Valeriy Heletey, appointed as Defense Minister just last Thursday, is giving the impression of a guy who Kicks Ass and Takes Names (his background is in police work). Countering criticism that the rebels of Slovyansk were allowed to escape (obviously, some of them did), he said "The main column of militants which moved from the city of Sloviansk to the city of Kramatorsk was stopped. The armed forces destroyed heavy machinery, a great number of tanks, APCs and other machines. Over 30 terrorists were killed. You can go and see for yourself, and either confirm or refute my words."
Heletey also reports that the army is finding large quantities of weaponry left behind by the fleeing rebels.
REBELS DEMOLISH BRIDGES BETWEEN SLOVYANSK AND DONETSK
Two road bridges (just east of Slovyansk) and a railway bridge (not far north of Donetsk) were demolished today using explosives.
This is a textbook defensive military tactic.
I suspect that such demolitions will not long delay Ukraine's army. But they will add to the misery of ordinary people living in the region. I just read a quote from a woman living in Donetsk, saying that the rebels have brought them fear and war.
As I posted (above) on the 4th, I think it plausible that Ukraine can retake Crimea, that international law clearly supports their right to do so, and if Russia were to "defend" its "territory," it would be on the wrong side of the law and facing really devastating penalties.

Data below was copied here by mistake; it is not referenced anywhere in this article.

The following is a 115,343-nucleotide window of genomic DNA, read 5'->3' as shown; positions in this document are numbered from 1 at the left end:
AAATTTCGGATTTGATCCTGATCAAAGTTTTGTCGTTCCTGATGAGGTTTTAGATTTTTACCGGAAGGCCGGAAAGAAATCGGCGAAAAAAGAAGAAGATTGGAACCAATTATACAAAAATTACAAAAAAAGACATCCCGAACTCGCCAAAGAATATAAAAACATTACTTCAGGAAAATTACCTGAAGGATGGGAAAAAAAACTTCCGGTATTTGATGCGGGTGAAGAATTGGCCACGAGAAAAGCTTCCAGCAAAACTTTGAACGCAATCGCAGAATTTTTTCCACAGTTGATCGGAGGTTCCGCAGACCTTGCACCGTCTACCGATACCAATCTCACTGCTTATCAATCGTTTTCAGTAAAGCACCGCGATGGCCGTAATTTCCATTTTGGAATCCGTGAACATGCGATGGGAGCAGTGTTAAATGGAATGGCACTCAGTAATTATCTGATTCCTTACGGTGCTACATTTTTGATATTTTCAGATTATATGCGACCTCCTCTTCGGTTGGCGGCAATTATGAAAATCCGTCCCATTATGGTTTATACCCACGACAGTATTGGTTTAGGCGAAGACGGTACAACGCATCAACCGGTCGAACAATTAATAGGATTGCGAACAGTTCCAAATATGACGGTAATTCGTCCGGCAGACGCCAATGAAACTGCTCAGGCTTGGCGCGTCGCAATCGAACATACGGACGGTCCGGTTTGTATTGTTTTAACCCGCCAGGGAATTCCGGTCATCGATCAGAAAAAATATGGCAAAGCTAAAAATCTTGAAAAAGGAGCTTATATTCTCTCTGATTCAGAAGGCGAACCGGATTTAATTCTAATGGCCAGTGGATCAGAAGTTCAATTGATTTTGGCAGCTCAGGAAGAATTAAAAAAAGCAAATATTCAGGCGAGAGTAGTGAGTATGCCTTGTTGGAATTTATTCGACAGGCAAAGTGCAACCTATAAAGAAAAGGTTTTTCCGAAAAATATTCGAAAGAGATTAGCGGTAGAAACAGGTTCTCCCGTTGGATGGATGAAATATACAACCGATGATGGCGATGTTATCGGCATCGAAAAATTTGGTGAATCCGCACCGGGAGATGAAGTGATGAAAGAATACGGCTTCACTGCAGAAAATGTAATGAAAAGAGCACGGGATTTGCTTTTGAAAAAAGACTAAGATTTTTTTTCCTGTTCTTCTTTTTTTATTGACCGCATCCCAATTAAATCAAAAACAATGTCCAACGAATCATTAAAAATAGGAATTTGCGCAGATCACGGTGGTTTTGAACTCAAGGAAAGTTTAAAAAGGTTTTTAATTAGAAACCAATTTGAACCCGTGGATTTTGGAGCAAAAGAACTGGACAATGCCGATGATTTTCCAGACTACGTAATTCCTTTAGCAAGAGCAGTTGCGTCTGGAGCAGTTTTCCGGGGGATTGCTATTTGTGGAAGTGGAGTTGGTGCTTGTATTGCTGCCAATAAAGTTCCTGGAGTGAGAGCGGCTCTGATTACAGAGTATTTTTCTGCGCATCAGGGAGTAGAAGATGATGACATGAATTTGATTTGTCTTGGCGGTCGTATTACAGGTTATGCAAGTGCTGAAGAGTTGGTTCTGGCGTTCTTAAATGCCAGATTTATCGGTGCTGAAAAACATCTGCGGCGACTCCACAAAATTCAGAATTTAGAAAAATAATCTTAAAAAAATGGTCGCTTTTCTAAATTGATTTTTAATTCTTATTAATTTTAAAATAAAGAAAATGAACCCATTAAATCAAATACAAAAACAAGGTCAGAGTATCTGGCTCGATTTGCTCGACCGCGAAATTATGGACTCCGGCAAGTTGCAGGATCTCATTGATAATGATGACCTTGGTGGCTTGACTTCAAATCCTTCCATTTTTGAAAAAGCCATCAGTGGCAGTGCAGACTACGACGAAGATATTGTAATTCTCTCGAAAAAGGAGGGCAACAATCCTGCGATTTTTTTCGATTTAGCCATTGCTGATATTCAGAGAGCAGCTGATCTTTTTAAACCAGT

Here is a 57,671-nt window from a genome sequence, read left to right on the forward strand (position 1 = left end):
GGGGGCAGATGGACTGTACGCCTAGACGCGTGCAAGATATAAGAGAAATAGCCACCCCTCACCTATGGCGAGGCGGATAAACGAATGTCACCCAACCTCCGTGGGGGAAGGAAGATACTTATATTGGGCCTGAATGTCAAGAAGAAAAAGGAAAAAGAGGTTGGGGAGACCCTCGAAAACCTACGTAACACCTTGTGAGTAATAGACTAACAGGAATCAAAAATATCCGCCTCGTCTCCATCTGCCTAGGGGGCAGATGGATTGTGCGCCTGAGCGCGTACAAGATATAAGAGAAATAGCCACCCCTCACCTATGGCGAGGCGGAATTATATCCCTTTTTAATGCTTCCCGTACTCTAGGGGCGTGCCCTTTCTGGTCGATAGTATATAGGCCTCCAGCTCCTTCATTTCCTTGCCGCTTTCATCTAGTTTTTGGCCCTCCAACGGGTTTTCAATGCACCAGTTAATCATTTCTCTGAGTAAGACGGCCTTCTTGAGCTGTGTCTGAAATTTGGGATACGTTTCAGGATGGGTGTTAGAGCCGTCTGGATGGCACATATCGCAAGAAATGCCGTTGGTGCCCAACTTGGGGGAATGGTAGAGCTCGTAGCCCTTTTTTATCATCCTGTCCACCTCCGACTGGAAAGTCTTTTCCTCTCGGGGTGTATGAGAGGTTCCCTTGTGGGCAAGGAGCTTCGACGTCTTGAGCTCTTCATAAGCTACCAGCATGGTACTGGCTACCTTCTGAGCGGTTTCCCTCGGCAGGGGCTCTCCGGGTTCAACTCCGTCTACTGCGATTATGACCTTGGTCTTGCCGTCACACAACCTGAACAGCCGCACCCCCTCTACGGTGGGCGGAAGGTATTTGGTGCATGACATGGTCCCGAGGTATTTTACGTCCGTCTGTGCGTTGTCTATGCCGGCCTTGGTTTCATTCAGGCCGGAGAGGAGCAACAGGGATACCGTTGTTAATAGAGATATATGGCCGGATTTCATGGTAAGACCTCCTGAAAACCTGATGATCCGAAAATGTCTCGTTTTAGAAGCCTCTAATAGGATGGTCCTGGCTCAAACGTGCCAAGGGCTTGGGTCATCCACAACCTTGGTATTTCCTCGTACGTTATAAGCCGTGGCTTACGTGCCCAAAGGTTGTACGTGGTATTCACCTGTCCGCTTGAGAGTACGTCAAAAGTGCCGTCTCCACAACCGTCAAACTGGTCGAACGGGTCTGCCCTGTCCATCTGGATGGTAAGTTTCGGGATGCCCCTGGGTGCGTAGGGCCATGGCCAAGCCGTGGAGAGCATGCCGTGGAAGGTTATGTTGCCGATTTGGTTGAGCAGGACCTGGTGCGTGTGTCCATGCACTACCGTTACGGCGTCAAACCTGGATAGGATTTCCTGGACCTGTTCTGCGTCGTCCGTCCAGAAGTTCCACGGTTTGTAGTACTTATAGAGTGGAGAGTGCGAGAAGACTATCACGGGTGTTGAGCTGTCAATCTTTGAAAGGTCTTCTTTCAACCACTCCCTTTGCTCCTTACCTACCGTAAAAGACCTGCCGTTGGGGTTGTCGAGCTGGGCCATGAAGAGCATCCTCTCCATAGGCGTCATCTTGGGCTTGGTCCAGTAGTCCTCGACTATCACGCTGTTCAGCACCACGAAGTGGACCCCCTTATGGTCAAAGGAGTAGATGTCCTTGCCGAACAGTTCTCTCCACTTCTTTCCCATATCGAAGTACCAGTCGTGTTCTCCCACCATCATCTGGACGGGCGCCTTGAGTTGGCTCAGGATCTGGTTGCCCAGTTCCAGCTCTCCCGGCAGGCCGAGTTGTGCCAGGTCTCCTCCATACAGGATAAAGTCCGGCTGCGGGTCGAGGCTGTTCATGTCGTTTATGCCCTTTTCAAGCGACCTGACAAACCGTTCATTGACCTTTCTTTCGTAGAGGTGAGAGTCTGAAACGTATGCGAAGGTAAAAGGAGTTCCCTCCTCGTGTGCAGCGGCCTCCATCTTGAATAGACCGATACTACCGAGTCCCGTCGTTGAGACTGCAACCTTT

Certainly, Russia will not leave on its own (anytime soon) -- and no other country will lift a finger to evict them.
So Ukraine has a stark choice: either push the occupiers out by force, or live permanently with the humiliation suffered every day by Moldova and Georgia. In Ukraine's case, the pain is greatly intensified by Russia having stolen almost all of Ukraine's petroleum reserves as well.
Personally, what I would love to see, is a statement by NATO to the Russian Federation: "If you withdraw all forces and claims on territory of Georgia and Ukraine, and refrain from all military/paramilitary action against other states, we will not admit any of your neighbors to NATO for the next 25 years, and NATO will guarantee the rights and security of all linguistic and ethnic groups in those countries; otherwise, we will admit Ukraine and Georgia to NATO on the most expeditious possible terms."
This would be absolutely reasonable: if Russia is no threat, there is no need for NATO expansion. While Russia remains a ravening wolf, NATO membership is exactly what its neighboring countries need. It would allow Russia to withdraw while saving face; Putin could "declare victory," saying, "see, we have protected our Russian brothers in the near abroad, and ended the threat of NATO expansion for a generation."
Unfortunately, I think NATO is probably too cowardly to do what I propose.
Whether Ukraine will make a campaign of force to retake Crimea, I don't know. But I make these observations:
1. Unlike the illegally occupied enclaves in Georgia, Crimea has no land connection to Russia, and despite Putin's fantasies about "New Russia," it isn't going to have one either.
2. Even if Russia builds its super-long $8,000,000,000 bridge to Crimea, sappers could destroy it in hours.
3. In reality, Russia's vaunted Black Sea Fleet, whose imaginary necessity to Russia is supposed to justify its theft of Crimea, consists of a handful of rusting ships -- one of the largest of which was scheduled for the scrapyard years ago. For Russia, supplying, reinforcing, or evacuating its forces by sea would be a very sketchy proposition. It is much, much cheaper and easier to destroy naval vessels using modern missiles, than it is to build them or to get them to the point where they are needed.